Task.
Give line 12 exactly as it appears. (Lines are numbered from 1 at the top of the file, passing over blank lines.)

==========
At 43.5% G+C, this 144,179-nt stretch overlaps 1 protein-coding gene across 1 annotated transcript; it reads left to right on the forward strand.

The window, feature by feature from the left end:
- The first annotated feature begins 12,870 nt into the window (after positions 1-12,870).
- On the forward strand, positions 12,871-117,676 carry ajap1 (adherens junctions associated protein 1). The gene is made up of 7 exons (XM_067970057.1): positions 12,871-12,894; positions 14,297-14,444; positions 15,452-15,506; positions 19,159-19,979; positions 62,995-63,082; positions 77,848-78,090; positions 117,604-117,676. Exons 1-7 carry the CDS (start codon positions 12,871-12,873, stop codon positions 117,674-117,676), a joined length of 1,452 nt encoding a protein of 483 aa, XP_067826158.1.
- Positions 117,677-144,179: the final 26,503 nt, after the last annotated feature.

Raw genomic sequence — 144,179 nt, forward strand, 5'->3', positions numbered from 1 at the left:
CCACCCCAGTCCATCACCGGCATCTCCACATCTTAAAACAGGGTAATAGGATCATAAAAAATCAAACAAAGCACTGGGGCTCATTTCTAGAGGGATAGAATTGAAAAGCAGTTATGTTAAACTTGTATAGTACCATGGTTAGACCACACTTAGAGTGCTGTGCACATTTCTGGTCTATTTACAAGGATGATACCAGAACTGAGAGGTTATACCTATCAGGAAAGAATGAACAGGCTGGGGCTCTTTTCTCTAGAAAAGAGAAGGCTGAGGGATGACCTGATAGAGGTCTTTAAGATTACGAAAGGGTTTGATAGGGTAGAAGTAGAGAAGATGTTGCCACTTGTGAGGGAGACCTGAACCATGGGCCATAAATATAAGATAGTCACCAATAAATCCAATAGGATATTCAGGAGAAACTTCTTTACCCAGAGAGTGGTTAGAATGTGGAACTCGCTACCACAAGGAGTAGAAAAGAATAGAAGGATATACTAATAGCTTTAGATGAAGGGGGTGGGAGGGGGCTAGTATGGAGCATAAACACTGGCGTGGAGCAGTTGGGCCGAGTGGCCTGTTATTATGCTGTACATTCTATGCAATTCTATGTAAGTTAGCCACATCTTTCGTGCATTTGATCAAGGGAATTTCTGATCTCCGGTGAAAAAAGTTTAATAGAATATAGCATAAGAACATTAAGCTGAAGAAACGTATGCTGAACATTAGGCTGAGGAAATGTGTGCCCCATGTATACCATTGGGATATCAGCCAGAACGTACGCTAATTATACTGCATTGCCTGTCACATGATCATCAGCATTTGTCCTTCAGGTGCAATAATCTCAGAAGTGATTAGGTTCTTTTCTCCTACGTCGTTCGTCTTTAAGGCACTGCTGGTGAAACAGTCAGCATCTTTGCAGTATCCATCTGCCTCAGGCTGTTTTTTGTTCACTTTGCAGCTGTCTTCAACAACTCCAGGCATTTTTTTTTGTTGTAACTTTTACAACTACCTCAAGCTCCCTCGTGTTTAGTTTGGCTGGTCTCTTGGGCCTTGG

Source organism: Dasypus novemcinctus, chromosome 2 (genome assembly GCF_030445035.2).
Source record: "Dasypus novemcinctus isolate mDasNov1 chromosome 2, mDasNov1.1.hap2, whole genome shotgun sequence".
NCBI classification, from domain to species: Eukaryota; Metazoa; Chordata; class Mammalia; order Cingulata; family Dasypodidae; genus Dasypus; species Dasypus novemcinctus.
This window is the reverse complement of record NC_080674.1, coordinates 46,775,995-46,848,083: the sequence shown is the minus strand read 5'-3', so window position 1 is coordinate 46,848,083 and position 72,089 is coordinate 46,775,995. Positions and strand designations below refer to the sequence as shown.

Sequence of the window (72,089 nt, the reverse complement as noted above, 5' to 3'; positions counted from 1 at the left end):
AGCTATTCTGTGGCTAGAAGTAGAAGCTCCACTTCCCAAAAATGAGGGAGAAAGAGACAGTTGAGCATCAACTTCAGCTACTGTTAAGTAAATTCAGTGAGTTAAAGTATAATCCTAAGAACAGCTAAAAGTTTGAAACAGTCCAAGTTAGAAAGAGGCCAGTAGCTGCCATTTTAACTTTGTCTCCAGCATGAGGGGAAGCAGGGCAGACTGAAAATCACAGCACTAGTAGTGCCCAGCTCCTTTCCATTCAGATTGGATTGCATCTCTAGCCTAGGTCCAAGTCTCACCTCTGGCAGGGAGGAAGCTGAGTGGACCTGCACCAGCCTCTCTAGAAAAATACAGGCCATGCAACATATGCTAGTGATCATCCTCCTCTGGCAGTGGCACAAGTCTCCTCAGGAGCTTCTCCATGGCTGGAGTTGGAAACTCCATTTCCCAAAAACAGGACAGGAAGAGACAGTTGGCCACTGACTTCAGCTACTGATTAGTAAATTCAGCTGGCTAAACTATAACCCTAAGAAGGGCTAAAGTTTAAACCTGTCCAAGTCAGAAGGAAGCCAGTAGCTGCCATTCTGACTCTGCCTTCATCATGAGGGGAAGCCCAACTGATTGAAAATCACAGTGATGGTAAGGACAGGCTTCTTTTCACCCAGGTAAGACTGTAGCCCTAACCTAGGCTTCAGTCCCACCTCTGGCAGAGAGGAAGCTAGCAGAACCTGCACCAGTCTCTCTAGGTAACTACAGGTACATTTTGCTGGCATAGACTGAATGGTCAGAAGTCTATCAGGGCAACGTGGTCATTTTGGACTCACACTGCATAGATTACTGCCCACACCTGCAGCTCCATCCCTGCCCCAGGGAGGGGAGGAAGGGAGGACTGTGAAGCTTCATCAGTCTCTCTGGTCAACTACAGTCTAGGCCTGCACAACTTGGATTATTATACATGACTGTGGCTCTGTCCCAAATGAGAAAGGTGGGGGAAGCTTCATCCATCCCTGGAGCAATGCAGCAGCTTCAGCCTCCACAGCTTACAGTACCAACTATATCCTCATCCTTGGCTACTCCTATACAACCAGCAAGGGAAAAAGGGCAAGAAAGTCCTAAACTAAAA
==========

Sequence of the window (72,089 nt, the reverse complement as noted above, 5' to 3'; positions counted from 1 at the left end):